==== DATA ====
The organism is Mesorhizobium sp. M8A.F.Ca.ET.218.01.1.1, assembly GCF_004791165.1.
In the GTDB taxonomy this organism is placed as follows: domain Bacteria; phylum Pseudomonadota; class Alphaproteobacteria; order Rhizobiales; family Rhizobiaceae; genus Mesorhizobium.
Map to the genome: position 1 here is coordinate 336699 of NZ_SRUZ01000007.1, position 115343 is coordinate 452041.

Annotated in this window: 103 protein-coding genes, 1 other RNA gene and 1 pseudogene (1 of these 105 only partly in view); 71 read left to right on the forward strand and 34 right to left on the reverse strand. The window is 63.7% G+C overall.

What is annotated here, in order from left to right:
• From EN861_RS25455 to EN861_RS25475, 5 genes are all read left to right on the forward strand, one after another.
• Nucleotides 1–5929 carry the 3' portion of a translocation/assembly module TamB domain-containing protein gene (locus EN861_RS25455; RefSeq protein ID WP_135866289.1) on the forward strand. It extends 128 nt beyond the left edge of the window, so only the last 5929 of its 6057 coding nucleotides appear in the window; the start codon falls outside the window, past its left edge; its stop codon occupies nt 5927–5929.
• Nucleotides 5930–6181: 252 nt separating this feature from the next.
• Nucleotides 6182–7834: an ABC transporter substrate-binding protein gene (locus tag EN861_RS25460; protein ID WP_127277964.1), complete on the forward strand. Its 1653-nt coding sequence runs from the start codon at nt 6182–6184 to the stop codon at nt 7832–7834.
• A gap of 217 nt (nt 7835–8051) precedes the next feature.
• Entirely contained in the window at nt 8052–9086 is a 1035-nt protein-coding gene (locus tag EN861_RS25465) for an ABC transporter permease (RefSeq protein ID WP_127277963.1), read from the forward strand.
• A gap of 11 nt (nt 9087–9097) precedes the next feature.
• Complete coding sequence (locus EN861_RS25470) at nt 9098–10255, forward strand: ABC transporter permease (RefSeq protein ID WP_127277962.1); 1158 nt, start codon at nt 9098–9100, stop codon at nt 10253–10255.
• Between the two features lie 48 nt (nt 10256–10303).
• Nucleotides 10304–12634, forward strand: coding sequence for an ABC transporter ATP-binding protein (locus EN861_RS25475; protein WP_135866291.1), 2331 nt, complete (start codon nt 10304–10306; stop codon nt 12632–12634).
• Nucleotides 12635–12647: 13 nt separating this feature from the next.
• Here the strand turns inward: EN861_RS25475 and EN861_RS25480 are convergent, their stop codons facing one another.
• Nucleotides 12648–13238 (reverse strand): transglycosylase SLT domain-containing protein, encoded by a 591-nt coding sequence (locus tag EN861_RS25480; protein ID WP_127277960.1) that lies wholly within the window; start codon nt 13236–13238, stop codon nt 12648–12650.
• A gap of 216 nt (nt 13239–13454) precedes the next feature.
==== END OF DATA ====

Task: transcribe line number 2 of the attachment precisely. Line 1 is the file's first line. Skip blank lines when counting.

In the GTDB taxonomy this organism is placed as follows: domain Bacteria; phylum Pseudomonadota; class Alphaproteobacteria; order Rhizobiales; family Rhizobiaceae; genus Mesorhizobium.